I was born and brought up here on a small mixed farm exactly where Finn Valley Cottages are now located. It was typical of farming in Ireland at that time, where many farms had a mix of cattle, sheep, pigs and hens. My father kept pigs, chickens and cattle and I adored helping him with the daily livestock and other farm chores. I really enjoyed feeding the pigs and going up the fields with my father to count the sheep and cattle.
In my childhood I vaguely remember hen houses in the fields and all livestock was free range. I was very much an outdoor person and loved helping on the farm. I wanted to carry buckets of water from an early age and frequently remember spilling the water down the inside of my welly boots as even the small milking buckets were really too big for me to carry! I hear you ask what is a “milking bucket”. It was a small metal bucket which the milk went into when hand milking. We had a quiet white cow who allowed me to milk her, but insisted on kicking the workman when he tried to milk her. She was also happy to let my father milk her and he held her tail during milking. That was a skill that was too advanced for me and so I had her tail occasionally swiping right around my head as I squeezed the strands of milk out. My mother was not happy when I came back into the house with my hair and clothes smelling of cows! Like the workmen, I had a pair of dungarees to go over my clothes but I did not wear a hat or a cap.
When I was about six years old I got the best birthday present ever. I was told my present was outside and I still remember the joy when I found a brown and white calf with a tiny greetings label around its neck and standing in a warm and cosy pen made with straw bales in the barn. It was a sad day when I said goodbye to my precious grown-up calf 18 months later as it made its way to market in a very large cattle lorry.
I loved going places with my father and I was very occasionally allowed to go to the cattle market and the pig market in Strabane. The cattle market was on the site of where the library and Alley Theatre now stand and the pig market was in what is now Dock Street car park. Dock Street was where the canal came all the way into the centre of Strabane. A hundred years ago it was possible to get on a canal boat in Strabane and go to Derry/ Londonderry and then board a ship to emigrate to America.
I was a very practical child and was lucky enough to get a donkey. The only item of harness that I initially possessed was a bit – the remainder of the bridle was made from rope. There was no saddle – instead I had an empty meal sack – a jute sack that the pig meal had been in. This was a great way to achieve good balance when learning to ride. When I progressed to a pony the donkey followed the pony over the jumps. A major thrill was to become the very proud owner of a real saddle with stirrups.
Growing up on the farm was a mix of hard work and fun, but it was not much fun when I had to do my school work. My Mother was Principal at Tullywhisker Primary School and so homework took a great priority.
I have an older brother, Hall, who was far more studious in his approach to life. I was the naughty outdoor child and he was the reliable young man who always “did as he was told” – especially where homework and study was involved. Today he is a Bishop in the Anglican Church in the Diocese of Mahajanga in Madagascar – (having retired some years ago from being a rector in a London parish – he remains a workaholic, instead of enjoying a well-earned retirement!)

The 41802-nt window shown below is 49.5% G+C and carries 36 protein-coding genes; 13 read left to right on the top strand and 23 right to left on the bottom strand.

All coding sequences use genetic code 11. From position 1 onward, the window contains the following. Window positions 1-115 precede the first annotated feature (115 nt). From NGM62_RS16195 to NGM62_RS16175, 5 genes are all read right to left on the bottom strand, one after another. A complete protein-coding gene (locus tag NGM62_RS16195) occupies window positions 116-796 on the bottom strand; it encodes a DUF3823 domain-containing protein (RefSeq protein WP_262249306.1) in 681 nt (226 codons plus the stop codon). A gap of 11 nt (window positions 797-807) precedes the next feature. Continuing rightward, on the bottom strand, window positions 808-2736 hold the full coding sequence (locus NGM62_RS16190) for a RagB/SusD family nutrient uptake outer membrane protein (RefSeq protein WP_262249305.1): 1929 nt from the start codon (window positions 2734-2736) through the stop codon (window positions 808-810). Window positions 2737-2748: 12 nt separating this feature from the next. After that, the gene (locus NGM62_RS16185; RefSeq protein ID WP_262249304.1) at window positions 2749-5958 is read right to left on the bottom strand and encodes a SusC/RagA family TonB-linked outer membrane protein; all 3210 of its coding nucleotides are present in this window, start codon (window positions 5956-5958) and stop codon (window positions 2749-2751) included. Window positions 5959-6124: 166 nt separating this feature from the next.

When my father became unwell in the late 1960s I ran the farm and at the same time attended Loughry Agricultural College to study for an HND in Poultry Production
My first ‘proper’ job after college was as a lecturer in Poultry production at Plumpton Agricultural College in Sussex. Quite a change in cultures from rural Ireland to southern England! After a few years there I moved to Harper Adams College in Shropshire to their poultry department for another few years, before returning to Plumpton as the new Head of the Poultry Department there. Teaching was not my real love as it was so restrictive. I completed a Masters degree in Business Administration (MBA), part time ,at what was then Brighton Polytechnic (now Sussex University). I joined a commercial poultry/food firm Daylay, near Newark in Nottinghamshire as technical manager on the agricultural team. This was much more interesting and I eventually moved to North Yorkshire as their area manager in charge of a group of poultry farms and their associated 90+ staff. During all of this time I continued to manage the family farm from afar.
After 10 years in industry I returned home to Ireland in 2000, to start my own business from scratch. Since returning home I have done poultry consultancy, and farm quality inspections for the industry both in Ireland and the UK.
In 2012 as part of a farm diversification scheme, I began to develop redundant barns on the family farm to create Finn Valley Cottages, and as they say the rest is history!
One of my goals in life was to marry a farmer, but instead I married David, who is a Church of Ireland Parish Priest in Taughboyne in Donegal. You may see him around at the cottages when you visit. He is interested in churches and history so he can help you to trace your family roots in the area or take you on a guided tour of churches – including Derry Cathedral where he might play your favourite hymn on the organ.
Finn Valley Cottages is my retirement project!. I have been very privileged to meet some very interesting people and I thoroughly enjoy meeting the guests.
My interests are horse riding, golf and fishing. My favourite golf courses are Narin and Portnoo, Murvagh, Rosapenna, Portsalon , Cruit Island and Royal Portrush as well as being Lady Captain 2020 in Newtownstewart
My favourite fishing is on the Mourne, the Owenkillew , the upper parts of the Finn and the Derg.